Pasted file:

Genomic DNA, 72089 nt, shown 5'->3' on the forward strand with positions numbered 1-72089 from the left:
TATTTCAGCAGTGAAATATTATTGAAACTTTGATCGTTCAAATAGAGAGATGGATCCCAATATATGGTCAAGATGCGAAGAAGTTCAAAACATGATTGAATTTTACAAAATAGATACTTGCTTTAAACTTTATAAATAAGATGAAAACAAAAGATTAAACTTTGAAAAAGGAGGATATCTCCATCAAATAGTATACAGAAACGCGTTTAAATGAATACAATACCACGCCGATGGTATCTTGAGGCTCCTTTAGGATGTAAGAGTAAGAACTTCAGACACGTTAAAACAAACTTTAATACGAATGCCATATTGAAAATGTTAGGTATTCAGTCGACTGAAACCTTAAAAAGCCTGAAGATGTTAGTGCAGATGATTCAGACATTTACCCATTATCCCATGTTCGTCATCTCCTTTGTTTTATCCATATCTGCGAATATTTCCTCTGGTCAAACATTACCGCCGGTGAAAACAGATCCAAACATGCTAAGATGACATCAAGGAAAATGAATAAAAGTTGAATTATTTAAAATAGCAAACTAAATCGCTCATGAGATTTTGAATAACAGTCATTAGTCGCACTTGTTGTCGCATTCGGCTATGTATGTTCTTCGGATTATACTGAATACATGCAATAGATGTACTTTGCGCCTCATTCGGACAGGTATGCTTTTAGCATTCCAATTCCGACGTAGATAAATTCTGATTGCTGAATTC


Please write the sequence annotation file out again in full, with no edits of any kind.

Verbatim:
Genomic DNA, 72089 nt, shown 5'->3' on the forward strand with positions numbered 1-72089 from the left:
TATTTCAGCAGTGAAATATTATTGAAACTTTGATCGTTCAAATAGAGAGATGGATCCCAATATATGGTCAAGATGCGAAGAAGTTCAAAACATGATTGAATTTTACAAAATAGATACTTGCTTTAAACTTTATAAATAAGATGAAAACAAAAGATTAAACTTTGAAAAAGGAGGATATCTCCATCAAATAGTATACAGAAACGCGTTTAAATGAATACAATACCACGCCGATGGTATCTTGAGGCTCCTTTAGGATGTAAGAGTAAGAACTTCAGACACGTTAAAACAAACTTTAATACGAATGCCATATTGAAAATGTTAGGTATTCAGTCGACTGAAACCTTAAAAAGCCTGAAGATGTTAGTGCAGATGATTCAGACATTTACCCATTATCCCATGTTCGTCATCTCCTTTGTTTTATCCATATCTGCGAATATTTCCTCTGGTCAAACATTACCGCCGGTGAAAACAGATCCAAACATGCTAAGATGACATCAAGGAAAATGAATAAAAGTTGAATTATTTAAAATAGCAAACTAAATCGCTCATGAGATTTTGAATAACAGTCATTAGTCGCACTTGTTGTCGCATTCGGCTATGTATGTTCTTCGGATTATACTGAATACATGCAATAGATGTACTTTGCGCCTCATTCGGACAGGTATGCTTTTAGCATTCCAATTCCGACGTAGATAAATTCTGATTGCTGAATTC